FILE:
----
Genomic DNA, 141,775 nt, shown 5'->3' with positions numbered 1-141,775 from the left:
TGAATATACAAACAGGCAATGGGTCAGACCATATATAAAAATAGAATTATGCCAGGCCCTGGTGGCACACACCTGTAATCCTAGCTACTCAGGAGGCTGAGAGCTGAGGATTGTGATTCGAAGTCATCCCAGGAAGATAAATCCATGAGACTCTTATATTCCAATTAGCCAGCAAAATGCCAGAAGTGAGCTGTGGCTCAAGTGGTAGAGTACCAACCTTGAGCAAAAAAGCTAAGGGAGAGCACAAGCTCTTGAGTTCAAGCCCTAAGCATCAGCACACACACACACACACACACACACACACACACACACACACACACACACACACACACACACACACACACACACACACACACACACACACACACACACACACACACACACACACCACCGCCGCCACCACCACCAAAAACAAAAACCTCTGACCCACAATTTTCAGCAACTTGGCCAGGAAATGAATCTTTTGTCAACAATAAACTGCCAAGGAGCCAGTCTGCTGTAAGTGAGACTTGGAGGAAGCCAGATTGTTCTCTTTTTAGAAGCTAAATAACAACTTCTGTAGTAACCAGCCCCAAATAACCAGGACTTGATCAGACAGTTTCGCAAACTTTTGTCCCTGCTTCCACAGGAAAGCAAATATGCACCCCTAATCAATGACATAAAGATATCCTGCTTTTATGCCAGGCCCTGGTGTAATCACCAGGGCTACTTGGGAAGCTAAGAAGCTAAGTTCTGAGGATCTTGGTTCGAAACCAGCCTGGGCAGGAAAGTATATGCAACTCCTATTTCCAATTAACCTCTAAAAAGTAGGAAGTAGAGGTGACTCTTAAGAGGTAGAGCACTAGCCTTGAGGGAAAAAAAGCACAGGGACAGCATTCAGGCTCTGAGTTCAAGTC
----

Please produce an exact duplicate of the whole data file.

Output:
Genomic DNA, 141,775 nt, shown 5'->3' with positions numbered 1-141,775 from the left:
TGAATATACAAACAGGCAATGGGTCAGACCATATATAAAAATAGAATTATGCCAGGCCCTGGTGGCACACACCTGTAATCCTAGCTACTCAGGAGGCTGAGAGCTGAGGATTGTGATTCGAAGTCATCCCAGGAAGATAAATCCATGAGACTCTTATATTCCAATTAGCCAGCAAAATGCCAGAAGTGAGCTGTGGCTCAAGTGGTAGAGTACCAACCTTGAGCAAAAAAGCTAAGGGAGAGCACAAGCTCTTGAGTTCAAGCCCTAAGCATCAGCACACACACACACACACACACACACACACACACACACACACACACACACACACACACACACACACACACACACACACACACACACACACACACACACACACACACACACACACCACCGCCGCCACCACCACCAAAAACAAAAACCTCTGACCCACAATTTTCAGCAACTTGGCCAGGAAATGAATCTTTTGTCAACAATAAACTGCCAAGGAGCCAGTCTGCTGTAAGTGAGACTTGGAGGAAGCCAGATTGTTCTCTTTTTAGAAGCTAAATAACAACTTCTGTAGTAACCAGCCCCAAATAACCAGGACTTGATCAGACAGTTTCGCAAACTTTTGTCCCTGCTTCCACAGGAAAGCAAATATGCACCCCTAATCAATGACATAAAGATATCCTGCTTTTATGCCAGGCCCTGGTGTAATCACCAGGGCTACTTGGGAAGCTAAGAAGCTAAGTTCTGAGGATCTTGGTTCGAAACCAGCCTGGGCAGGAAAGTATATGCAACTCCTATTTCCAATTAACCTCTAAAAAGTAGGAAGTAGAGGTGACTCTTAAGAGGTAGAGCACTAGCCTTGAGGGAAAAAAAGCACAGGGACAGCATTCAGGCTCTGAGTTCAAGTC